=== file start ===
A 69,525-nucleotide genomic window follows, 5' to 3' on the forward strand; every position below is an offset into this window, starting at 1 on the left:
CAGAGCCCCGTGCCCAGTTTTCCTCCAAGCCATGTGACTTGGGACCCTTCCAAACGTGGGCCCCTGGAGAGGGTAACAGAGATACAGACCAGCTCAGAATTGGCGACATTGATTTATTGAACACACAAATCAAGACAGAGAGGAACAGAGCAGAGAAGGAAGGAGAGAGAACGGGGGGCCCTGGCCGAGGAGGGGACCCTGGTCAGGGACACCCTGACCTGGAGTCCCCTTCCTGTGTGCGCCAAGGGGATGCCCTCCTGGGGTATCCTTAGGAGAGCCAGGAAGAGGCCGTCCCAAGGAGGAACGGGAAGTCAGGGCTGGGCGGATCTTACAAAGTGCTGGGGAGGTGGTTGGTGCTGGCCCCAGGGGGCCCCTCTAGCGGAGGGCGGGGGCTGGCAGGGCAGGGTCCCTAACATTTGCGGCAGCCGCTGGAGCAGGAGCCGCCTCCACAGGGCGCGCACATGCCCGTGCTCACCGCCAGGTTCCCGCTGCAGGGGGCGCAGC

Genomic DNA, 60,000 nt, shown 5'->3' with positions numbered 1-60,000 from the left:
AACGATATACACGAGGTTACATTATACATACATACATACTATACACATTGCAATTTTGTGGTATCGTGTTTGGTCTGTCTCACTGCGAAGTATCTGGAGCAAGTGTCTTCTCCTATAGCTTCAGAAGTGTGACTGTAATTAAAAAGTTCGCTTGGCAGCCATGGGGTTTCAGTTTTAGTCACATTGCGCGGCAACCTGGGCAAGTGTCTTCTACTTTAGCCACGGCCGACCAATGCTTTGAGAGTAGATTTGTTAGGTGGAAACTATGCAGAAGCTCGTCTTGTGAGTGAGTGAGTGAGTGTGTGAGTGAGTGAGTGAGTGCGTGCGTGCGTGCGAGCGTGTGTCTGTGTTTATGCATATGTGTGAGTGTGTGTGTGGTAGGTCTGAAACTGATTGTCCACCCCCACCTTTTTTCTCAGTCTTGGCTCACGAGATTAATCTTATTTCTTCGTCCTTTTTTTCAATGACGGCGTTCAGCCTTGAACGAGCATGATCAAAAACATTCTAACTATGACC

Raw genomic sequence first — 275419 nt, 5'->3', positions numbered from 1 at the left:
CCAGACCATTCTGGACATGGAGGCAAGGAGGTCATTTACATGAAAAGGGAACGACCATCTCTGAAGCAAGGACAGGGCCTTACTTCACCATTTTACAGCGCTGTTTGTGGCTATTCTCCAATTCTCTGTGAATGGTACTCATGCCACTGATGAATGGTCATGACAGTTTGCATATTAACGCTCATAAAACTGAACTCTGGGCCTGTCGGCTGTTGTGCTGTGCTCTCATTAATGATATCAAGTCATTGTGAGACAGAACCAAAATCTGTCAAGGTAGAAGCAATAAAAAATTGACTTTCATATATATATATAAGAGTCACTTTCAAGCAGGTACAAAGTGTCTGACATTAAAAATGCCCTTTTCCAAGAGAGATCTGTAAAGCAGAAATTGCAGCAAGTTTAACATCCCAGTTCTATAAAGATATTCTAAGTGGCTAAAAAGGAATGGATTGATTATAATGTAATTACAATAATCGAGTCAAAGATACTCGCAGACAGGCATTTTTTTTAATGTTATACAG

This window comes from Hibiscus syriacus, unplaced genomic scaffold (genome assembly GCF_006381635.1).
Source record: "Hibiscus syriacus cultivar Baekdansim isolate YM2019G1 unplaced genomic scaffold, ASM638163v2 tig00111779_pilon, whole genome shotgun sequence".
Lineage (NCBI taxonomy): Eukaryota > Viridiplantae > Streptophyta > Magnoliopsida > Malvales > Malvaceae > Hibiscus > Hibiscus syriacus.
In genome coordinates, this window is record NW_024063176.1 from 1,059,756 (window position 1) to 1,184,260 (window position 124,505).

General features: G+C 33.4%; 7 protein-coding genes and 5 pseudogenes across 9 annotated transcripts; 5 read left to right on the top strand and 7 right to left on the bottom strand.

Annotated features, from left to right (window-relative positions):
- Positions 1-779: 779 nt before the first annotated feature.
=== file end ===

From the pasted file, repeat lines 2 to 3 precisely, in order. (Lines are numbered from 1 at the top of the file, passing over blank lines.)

CAGAGCCCCGTGCCCAGTTTTCCTCCAAGCCATGTGACTTGGGACCCTTCCAAACGTGGGCCCCTGGAGAGGGTAACAGAGATACAGACCAGCTCAGAATTGGCGACATTGATTTATTGAACACACAAATCAAGACAGAGAGGAACAGAGCAGAGAAGGAAGGAGAGAGAACGGGGGGCCCTGGCCGAGGAGGGGACCCTGGTCAGGGACACCCTGACCTGGAGTCCCCTTCCTGTGTGCGCCAAGGGGATGCCCTCCTGGGGTATCCTTAGGAGAGCCAGGAAGAGGCCGTCCCAAGGAGGAACGGGAAGTCAGGGCTGGGCGGATCTTACAAAGTGCTGGGGAGGTGGTTGGTGCTGGCCCCAGGGGGCCCCTCTAGCGGAGGGCGGGGGCTGGCAGGGCAGGGTCCCTAACATTTGCGGCAGCCGCTGGAGCAGGAGCCGCCTCCACAGGGCGCGCACATGCCCGTGCTCACCGCCAGGTTCCCGCTGCAGGGGGCGCAGC

Genomic DNA, 60,000 nt, shown 5'->3' with positions numbered 1-60,000 from the left: